The folding fan was invented in Japan around the 6th to 8th century. It was a court fan called the Akomeogi after the court women's dress named Akome. According to the Song Sui (History of Song 宋史), a Japanese monk Chonen offered the folding fans (twenty wooden-bladed fans hiogi (桧扇) and two paper fans kawahori-ogi (蝙蝠扇) to the emperor of China in 988. Later in 11th century, Korean envoys brought along Korean folding fans which were of Japanese origin as gifts to Chinese court.
In China, the folding fan came into fashion during the Ming dynasty between the years of 1368 and 1644, and Hangzhou was a center of folding fan production. The Mai Ogi (or Chinese dancing fan) has ten sticks and a thick paper mount showing the family crest. Chinese painters crafted many fan decoration designs. The slats, of ivory, bone, mica, mother of pearl, sandalwood, or tortoise shell, were carved and covered with paper or fabric.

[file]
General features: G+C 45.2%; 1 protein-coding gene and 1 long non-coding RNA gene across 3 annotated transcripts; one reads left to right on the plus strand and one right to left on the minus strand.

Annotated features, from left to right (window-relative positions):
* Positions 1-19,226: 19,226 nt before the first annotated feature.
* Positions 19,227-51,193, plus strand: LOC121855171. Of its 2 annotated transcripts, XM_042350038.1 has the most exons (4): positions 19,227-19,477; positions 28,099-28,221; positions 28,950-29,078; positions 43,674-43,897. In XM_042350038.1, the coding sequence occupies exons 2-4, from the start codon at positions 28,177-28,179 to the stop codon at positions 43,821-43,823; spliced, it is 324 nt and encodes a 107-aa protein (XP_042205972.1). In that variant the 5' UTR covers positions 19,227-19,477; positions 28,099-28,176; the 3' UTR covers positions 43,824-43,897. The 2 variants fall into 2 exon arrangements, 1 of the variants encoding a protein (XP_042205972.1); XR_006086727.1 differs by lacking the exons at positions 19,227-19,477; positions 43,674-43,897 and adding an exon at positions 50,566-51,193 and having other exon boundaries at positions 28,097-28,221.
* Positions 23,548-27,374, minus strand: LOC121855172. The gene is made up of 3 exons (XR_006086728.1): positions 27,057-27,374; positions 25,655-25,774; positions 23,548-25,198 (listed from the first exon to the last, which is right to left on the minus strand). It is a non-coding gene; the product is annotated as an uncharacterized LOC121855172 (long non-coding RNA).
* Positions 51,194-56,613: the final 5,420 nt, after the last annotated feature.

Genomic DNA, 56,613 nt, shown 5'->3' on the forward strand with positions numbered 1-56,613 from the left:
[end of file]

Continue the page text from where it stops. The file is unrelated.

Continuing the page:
Folding fans continue to be important cultural symbols and popular tourist souvenirs in East Asia. Geisha of all types (but maiko most often) use folding fans in their fan dances as well.
The two general categories of hand fans:
1. Flat fans(平扇): circular fans, palm-leaf fans, straw fans, feather fans, etc.
2. Folding fans(折扇): silk folding fans, paper folding fans, sandalwood fans, etc.